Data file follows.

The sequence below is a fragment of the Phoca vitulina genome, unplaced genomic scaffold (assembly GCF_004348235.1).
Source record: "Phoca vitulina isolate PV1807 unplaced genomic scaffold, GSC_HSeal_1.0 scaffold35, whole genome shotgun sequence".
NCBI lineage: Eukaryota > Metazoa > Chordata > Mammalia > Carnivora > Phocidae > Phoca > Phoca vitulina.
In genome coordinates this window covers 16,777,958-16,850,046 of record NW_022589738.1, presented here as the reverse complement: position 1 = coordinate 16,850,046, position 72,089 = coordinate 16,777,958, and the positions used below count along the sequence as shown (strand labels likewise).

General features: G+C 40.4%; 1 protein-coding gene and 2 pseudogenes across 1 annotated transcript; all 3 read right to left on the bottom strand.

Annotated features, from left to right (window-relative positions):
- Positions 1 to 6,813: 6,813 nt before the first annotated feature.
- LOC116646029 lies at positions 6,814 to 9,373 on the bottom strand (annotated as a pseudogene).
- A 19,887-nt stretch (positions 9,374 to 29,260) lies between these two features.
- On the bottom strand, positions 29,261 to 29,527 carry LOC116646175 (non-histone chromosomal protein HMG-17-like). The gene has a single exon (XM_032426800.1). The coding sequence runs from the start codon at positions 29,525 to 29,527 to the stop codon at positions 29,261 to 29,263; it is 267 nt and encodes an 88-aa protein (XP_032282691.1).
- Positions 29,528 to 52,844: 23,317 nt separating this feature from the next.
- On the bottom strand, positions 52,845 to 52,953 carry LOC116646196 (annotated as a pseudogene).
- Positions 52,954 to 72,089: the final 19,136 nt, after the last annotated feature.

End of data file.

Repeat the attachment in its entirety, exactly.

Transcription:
The sequence below is a fragment of the Phoca vitulina genome, unplaced genomic scaffold (assembly GCF_004348235.1).
Source record: "Phoca vitulina isolate PV1807 unplaced genomic scaffold, GSC_HSeal_1.0 scaffold35, whole genome shotgun sequence".
NCBI lineage: Eukaryota > Metazoa > Chordata > Mammalia > Carnivora > Phocidae > Phoca > Phoca vitulina.
In genome coordinates this window covers 16,777,958-16,850,046 of record NW_022589738.1, presented here as the reverse complement: position 1 = coordinate 16,850,046, position 72,089 = coordinate 16,777,958, and the positions used below count along the sequence as shown (strand labels likewise).

General features: G+C 40.4%; 1 protein-coding gene and 2 pseudogenes across 1 annotated transcript; all 3 read right to left on the bottom strand.

Annotated features, from left to right (window-relative positions):
- Positions 1 to 6,813: 6,813 nt before the first annotated feature.
- LOC116646029 lies at positions 6,814 to 9,373 on the bottom strand (annotated as a pseudogene).
- A 19,887-nt stretch (positions 9,374 to 29,260) lies between these two features.
- On the bottom strand, positions 29,261 to 29,527 carry LOC116646175 (non-histone chromosomal protein HMG-17-like). The gene has a single exon (XM_032426800.1). The coding sequence runs from the start codon at positions 29,525 to 29,527 to the stop codon at positions 29,261 to 29,263; it is 267 nt and encodes an 88-aa protein (XP_032282691.1).
- Positions 29,528 to 52,844: 23,317 nt separating this feature from the next.
- On the bottom strand, positions 52,845 to 52,953 carry LOC116646196 (annotated as a pseudogene).
- Positions 52,954 to 72,089: the final 19,136 nt, after the last annotated feature.